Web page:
When your best-laid organizing schemes begin to show wear and tear, Lisa Hess offers direction and encouragement.
I heard a rumor that there are people who are bored from too much time at home. Others have run out of things to watch on television. I can promise you that none of those people are teachers at any grade level or parents of school-aged (or younger) children, unless, perhaps, they have tutors and domestic help. Some days, we may feel as though we're in a bad episode of Candid Camera but bored? Not even close.
I cannot remember the last weekday when a nap was not essential if I intended to be even remotely human for the rest of the day. In fact, as I type this, I'm trying to decide if I want to stop typing right now or take a nap after I post this. Either way, sleep is in the equation, sooner rather than later.
I've always lived right on the edge of the line between I need to see it and I love to be busy, but I didn't bargain on the learning curve that came with the busyness this fall. And whether it's a learning curve that requires ropes and pulleys, a schedule that leaves you hanging on for dear life, or simply a little too much reality, these are the times when our best-laid organizational schemes begin to show wear and tear. And, as for our organizational weak spots? They start falling apart at the seams.
My beautifully clear counter? A repository for my class planning materials. My almost-always clear mail counter? About a week behind. My to-do lists? Scraps of paper that I'm afraid to transfer to one list because I fear it will be longer than I am tall.
My mantra for these times has become "one thing at a time," or, some days, "all in good time." (And some days, "I can't even look at that right now.") Not original, I know, but the first two bear repeating, at least until I get into a routine befitting the latest rendition of the new normal.
How do we know where to start when it seems that everything is calling to us? That will depend on our styles. As someone with an I need to see it personal style, I knew I needed to reduce the visual clutter because visual overload increases my stress level and decreases my productivity. A cram and jammer might need to take action when a container is overflowing, while someone with an I love to be busy personal style may take a break because the slots on her calendar are overflowing. The I love stuff person may be unable to find her favorite treasure (or may need a home for a new one), while the drop and run organizer may no longer be able to follow his trail and the I know I put it somewhere organizer reaches the organizing breaking point after putting one thing too many in a safe place.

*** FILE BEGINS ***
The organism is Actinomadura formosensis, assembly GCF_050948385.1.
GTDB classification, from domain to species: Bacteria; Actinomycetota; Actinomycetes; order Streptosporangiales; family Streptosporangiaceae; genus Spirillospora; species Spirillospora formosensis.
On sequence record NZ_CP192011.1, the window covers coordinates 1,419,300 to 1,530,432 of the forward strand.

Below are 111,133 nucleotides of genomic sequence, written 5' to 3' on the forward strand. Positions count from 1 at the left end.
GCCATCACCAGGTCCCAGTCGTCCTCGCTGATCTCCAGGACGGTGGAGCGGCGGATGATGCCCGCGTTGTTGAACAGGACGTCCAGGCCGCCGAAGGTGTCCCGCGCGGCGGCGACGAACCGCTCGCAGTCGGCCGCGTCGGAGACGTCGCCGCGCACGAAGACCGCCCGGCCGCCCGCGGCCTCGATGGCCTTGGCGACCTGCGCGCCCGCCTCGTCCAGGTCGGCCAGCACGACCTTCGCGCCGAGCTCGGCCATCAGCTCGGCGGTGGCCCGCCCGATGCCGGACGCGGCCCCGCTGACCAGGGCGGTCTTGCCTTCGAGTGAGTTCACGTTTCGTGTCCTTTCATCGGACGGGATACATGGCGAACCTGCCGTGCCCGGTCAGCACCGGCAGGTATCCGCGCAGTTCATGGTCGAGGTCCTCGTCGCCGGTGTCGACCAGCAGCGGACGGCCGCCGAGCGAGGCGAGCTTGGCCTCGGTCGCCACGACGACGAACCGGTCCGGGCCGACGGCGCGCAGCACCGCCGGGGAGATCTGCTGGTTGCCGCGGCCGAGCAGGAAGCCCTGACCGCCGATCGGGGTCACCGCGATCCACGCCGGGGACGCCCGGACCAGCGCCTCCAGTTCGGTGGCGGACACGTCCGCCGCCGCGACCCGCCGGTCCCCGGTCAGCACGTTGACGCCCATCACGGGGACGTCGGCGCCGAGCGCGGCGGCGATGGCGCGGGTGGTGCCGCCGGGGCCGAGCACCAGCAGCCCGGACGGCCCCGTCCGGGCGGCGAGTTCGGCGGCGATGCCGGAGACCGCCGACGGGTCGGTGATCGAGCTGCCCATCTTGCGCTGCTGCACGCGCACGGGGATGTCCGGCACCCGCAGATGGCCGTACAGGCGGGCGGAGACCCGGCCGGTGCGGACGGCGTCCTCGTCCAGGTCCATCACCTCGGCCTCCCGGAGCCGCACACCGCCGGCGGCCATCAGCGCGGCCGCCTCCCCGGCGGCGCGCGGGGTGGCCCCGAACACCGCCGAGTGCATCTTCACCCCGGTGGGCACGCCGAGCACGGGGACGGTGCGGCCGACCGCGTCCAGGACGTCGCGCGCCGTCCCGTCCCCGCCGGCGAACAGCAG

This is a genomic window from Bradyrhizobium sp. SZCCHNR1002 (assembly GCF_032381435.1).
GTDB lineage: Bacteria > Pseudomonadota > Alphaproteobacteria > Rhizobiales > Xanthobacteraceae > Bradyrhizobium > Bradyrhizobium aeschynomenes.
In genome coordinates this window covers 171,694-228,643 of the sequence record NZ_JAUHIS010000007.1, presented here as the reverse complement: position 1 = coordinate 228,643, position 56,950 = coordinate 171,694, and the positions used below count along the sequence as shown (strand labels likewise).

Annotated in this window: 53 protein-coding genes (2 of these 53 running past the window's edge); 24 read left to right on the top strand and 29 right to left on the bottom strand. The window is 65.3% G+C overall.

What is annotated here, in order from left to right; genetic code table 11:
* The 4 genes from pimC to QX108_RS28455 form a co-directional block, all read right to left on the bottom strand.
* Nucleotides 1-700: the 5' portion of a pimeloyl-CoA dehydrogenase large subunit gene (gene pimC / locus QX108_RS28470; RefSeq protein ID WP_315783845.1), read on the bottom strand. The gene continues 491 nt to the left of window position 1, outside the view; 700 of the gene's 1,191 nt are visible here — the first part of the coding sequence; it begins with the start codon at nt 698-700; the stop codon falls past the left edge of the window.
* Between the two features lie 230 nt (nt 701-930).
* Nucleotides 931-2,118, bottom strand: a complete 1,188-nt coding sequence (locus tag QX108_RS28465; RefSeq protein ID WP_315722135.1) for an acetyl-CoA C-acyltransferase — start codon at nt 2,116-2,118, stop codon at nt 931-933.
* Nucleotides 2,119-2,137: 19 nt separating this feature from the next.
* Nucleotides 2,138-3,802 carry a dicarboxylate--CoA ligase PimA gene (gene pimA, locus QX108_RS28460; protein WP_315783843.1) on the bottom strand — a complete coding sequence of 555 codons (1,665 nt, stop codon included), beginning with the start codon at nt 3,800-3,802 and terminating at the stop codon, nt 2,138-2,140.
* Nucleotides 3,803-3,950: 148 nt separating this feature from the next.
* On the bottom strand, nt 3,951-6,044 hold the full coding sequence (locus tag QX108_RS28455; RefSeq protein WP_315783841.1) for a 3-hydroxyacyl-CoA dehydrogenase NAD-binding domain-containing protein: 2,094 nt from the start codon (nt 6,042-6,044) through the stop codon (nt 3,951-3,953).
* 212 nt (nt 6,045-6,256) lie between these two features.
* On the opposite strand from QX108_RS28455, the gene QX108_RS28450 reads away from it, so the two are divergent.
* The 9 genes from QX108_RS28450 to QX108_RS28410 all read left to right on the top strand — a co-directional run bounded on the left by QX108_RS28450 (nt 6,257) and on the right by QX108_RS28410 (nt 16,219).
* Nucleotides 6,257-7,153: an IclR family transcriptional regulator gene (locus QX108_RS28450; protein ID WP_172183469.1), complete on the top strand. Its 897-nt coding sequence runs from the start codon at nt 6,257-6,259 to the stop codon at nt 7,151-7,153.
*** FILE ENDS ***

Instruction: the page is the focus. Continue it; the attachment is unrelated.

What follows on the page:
Whether you start with what's most frustrating, most obvious, or most time sensitive, keep in mind that this, too, shall pass. And, until it does, being patient with yourself and doing what you can is the best way to take small steps that can lead you in the right direction.
For me, that direction was the restoration of the counter in my office. Last weekend, I came up with a plan that let me see things and keep them organized, but required a significantly smaller footprint, restoring my hard-earned clear space. In addition, I transferred some of the materials I'm finished with into what will be archival storage. The rest will have to wait until this weekend, unless I manage to eke out a few five-to-fifteen-minute slots between now and then. Either way, I'm excited to be on the path to clear space again.
Now, if you'll excuse me, I am quite certain that I've earned my nap.
About the Author
Lisa Lawmaster Hess is a transplanted Jersey girl who writes both fiction and non-fiction. Lisa’s latest book is the award-winning Know Thyself: The Imperfectionist’s Guide to Sorting Your Stuff. A retired elementary school counselor, Lisa is an adjunct professor of psychology at York College. She blogs at The Porch Swing Chronicles, Organizing by STYLE, and here at Catholicmom.com. Read all articles by Lisa Hess.